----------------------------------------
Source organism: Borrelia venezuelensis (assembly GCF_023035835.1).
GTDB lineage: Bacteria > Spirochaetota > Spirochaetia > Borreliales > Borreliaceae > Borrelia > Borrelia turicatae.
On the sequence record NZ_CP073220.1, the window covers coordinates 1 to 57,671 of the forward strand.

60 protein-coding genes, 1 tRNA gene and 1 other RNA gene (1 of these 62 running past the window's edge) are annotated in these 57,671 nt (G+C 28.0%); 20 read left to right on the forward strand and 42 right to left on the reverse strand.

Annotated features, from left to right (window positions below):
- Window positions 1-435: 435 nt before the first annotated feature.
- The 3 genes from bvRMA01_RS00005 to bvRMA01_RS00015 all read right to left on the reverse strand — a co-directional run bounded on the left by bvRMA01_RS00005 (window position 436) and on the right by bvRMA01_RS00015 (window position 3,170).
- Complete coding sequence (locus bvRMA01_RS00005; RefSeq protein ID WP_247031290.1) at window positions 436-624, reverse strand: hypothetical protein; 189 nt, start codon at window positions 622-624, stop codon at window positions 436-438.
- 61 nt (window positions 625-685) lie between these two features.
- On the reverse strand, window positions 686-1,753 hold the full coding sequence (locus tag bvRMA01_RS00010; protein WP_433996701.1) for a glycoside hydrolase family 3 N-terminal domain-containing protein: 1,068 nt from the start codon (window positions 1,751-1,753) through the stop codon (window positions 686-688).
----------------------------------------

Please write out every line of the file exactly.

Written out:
Source organism: Borrelia venezuelensis (assembly GCF_023035835.1).
GTDB lineage: Bacteria > Spirochaetota > Spirochaetia > Borreliales > Borreliaceae > Borrelia > Borrelia turicatae.
On the sequence record NZ_CP073220.1, the window covers coordinates 1 to 57,671 of the forward strand.

60 protein-coding genes, 1 tRNA gene and 1 other RNA gene (1 of these 62 running past the window's edge) are annotated in these 57,671 nt (G+C 28.0%); 20 read left to right on the forward strand and 42 right to left on the reverse strand.

Annotated features, from left to right (window positions below):
- Window positions 1-435: 435 nt before the first annotated feature.
- The 3 genes from bvRMA01_RS00005 to bvRMA01_RS00015 all read right to left on the reverse strand — a co-directional run bounded on the left by bvRMA01_RS00005 (window position 436) and on the right by bvRMA01_RS00015 (window position 3,170).
- Complete coding sequence (locus bvRMA01_RS00005; RefSeq protein ID WP_247031290.1) at window positions 436-624, reverse strand: hypothetical protein; 189 nt, start codon at window positions 622-624, stop codon at window positions 436-438.
- 61 nt (window positions 625-685) lie between these two features.
- On the reverse strand, window positions 686-1,753 hold the full coding sequence (locus tag bvRMA01_RS00010; protein WP_433996701.1) for a glycoside hydrolase family 3 N-terminal domain-containing protein: 1,068 nt from the start codon (window positions 1,751-1,753) through the stop codon (window positions 686-688).